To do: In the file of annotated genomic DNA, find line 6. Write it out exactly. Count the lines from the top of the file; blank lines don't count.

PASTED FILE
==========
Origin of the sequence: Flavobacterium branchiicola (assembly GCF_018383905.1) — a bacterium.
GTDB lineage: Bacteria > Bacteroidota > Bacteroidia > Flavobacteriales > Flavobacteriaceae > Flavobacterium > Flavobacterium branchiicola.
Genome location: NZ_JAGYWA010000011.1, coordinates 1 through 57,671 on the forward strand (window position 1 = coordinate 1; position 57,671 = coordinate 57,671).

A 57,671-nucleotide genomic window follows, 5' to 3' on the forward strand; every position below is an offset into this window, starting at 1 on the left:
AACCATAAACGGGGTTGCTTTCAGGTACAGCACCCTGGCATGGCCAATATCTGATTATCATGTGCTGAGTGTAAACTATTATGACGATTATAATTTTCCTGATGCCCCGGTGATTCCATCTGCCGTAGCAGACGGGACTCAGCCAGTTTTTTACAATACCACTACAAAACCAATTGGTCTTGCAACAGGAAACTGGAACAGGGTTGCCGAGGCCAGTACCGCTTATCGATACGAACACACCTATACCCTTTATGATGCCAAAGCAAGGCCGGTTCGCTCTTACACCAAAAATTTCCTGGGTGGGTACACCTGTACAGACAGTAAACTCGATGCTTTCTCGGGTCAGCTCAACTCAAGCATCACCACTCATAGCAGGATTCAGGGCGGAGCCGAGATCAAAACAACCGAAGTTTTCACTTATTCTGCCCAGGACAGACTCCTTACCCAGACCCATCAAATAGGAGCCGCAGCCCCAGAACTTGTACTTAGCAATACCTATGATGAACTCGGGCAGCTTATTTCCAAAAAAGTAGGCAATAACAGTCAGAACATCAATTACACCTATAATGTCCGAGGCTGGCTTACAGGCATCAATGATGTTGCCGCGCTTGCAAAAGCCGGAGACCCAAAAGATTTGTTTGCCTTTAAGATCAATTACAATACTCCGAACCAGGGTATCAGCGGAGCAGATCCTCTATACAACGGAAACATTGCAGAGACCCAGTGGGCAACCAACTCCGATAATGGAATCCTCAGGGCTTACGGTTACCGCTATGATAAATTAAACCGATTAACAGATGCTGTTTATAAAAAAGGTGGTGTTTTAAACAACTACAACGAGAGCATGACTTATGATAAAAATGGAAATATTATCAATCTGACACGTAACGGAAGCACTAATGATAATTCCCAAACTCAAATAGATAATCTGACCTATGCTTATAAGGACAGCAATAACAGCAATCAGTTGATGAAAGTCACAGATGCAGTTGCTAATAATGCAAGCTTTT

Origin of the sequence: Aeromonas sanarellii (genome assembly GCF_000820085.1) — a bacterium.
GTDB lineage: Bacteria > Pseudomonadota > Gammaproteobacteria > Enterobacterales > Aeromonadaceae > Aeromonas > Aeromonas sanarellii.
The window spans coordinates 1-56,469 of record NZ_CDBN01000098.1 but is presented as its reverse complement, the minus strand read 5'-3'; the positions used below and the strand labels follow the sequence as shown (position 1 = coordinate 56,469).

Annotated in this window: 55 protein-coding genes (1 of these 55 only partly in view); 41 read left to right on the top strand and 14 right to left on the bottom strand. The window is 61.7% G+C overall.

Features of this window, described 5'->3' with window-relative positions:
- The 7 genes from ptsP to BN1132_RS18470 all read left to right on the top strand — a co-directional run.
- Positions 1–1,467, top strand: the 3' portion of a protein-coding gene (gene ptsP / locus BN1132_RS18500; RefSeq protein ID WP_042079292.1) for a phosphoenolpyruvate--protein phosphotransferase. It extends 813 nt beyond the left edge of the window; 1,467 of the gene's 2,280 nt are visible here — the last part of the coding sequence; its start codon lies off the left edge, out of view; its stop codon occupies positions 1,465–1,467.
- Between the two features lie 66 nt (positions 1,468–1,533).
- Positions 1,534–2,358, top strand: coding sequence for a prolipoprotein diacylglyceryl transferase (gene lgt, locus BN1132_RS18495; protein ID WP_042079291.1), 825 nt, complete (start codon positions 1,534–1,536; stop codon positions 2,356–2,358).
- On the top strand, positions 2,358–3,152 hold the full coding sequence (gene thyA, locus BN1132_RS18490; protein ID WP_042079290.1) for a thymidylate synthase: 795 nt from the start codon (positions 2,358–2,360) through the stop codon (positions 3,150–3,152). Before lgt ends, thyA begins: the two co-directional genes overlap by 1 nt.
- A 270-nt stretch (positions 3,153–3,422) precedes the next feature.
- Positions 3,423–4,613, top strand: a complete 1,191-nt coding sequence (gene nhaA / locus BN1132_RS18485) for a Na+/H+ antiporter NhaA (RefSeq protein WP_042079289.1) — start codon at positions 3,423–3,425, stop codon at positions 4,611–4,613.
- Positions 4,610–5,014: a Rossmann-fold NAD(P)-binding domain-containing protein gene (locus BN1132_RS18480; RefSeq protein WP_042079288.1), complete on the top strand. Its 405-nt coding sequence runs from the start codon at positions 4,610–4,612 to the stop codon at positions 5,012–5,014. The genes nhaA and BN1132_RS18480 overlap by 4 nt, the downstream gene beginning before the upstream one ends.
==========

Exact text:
Origin of the sequence: Aeromonas sanarellii (genome assembly GCF_000820085.1) — a bacterium.